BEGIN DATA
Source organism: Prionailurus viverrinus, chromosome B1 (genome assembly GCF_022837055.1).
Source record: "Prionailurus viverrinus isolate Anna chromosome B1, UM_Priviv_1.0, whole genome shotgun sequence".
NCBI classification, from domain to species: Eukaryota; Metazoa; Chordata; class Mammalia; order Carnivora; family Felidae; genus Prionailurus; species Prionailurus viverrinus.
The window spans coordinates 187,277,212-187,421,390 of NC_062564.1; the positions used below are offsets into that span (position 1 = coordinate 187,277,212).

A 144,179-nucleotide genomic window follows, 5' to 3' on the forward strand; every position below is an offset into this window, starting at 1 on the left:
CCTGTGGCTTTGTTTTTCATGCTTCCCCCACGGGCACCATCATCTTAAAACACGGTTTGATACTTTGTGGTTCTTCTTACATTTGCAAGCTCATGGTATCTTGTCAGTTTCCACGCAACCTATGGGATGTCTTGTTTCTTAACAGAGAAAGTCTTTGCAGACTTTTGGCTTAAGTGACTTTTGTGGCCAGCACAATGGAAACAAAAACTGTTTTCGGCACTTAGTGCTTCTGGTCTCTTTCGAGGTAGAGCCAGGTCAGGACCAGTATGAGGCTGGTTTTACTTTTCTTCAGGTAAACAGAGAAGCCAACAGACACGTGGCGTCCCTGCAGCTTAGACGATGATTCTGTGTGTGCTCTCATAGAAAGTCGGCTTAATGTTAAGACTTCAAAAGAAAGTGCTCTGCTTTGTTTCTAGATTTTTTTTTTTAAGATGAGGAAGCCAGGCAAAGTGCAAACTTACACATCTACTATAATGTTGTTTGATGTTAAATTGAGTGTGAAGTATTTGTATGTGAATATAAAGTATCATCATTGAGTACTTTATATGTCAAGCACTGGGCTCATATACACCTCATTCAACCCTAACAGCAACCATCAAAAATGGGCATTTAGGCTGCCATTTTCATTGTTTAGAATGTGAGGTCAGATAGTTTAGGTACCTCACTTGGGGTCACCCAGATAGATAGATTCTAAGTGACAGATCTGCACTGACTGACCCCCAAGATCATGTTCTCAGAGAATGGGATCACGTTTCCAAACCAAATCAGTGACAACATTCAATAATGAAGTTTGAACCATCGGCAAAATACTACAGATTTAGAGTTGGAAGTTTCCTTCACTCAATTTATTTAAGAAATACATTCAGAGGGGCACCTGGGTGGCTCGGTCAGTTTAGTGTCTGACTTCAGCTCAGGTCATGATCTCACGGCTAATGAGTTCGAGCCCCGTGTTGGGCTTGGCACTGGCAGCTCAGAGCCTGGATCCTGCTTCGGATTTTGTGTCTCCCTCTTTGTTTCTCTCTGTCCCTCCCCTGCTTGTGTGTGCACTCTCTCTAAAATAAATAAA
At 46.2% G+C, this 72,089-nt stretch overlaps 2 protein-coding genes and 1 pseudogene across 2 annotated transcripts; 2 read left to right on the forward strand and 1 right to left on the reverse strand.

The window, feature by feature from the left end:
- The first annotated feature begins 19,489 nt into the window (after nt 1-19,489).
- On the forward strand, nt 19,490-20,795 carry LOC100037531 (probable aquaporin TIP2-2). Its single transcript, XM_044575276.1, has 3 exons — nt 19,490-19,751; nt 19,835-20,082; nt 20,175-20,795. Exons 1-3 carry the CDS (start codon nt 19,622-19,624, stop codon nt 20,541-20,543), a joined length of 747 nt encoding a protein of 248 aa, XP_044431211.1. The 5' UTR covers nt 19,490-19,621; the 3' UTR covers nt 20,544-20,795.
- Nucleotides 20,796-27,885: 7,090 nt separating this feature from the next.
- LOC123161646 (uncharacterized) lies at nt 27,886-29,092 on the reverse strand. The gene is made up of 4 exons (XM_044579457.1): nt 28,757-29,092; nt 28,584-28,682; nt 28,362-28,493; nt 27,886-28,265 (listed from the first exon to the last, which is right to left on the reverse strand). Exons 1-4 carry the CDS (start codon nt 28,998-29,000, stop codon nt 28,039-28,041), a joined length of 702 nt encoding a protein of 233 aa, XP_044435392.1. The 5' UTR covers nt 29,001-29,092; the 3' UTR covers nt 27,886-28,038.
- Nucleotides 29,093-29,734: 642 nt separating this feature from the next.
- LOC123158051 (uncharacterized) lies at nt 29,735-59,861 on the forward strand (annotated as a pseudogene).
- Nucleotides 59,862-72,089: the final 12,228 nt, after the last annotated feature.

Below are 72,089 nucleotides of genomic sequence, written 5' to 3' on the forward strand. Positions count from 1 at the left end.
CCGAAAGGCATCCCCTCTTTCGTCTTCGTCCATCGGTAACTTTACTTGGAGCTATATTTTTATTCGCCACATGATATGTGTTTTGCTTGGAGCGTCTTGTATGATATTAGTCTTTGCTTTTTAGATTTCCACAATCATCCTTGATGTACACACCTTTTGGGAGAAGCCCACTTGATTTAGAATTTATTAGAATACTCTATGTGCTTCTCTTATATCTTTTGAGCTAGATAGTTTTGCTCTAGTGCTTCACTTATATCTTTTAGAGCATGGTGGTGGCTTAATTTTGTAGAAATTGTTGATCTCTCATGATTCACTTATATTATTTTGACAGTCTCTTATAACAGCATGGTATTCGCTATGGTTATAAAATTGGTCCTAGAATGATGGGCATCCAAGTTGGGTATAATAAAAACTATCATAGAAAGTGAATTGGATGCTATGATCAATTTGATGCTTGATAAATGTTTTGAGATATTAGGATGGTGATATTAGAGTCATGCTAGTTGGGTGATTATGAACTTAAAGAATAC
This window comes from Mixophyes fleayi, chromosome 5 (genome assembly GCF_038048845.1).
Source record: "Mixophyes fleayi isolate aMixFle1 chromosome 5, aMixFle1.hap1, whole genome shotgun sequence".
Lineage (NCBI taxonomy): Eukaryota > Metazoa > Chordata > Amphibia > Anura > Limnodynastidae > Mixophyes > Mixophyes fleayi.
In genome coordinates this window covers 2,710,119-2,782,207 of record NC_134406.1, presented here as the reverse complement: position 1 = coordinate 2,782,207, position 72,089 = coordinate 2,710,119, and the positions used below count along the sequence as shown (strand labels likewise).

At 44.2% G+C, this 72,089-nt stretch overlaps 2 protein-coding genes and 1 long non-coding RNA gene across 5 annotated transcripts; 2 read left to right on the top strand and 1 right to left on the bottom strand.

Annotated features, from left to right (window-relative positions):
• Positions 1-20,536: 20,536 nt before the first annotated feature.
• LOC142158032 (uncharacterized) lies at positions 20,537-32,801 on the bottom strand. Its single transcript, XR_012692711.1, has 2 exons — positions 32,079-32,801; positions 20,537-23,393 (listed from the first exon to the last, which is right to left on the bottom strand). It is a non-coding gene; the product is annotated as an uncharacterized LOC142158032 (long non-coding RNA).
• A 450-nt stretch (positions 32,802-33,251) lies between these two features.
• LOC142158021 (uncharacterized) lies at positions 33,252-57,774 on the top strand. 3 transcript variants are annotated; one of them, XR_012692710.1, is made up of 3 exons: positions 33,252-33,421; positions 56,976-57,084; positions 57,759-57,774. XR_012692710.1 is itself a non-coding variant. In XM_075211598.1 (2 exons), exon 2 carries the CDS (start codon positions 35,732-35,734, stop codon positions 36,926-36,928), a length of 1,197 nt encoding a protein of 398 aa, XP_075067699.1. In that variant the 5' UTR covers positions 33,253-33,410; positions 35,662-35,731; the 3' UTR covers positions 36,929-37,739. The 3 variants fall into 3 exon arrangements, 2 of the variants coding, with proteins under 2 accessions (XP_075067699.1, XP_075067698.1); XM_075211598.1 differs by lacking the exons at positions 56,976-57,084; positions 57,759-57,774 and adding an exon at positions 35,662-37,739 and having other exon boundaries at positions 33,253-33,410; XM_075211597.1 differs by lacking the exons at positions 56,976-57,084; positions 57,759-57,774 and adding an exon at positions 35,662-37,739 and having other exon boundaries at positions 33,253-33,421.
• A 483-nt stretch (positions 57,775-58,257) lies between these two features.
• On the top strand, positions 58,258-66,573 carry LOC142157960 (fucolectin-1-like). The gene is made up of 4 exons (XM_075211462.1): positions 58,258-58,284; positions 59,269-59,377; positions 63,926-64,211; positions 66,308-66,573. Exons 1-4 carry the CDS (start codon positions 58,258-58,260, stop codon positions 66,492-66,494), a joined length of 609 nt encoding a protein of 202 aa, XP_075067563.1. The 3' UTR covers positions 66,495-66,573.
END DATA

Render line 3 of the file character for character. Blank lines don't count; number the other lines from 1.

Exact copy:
NCBI classification, from domain to species: Eukaryota; Metazoa; Chordata; class Mammalia; order Carnivora; family Felidae; genus Prionailurus; species Prionailurus viverrinus.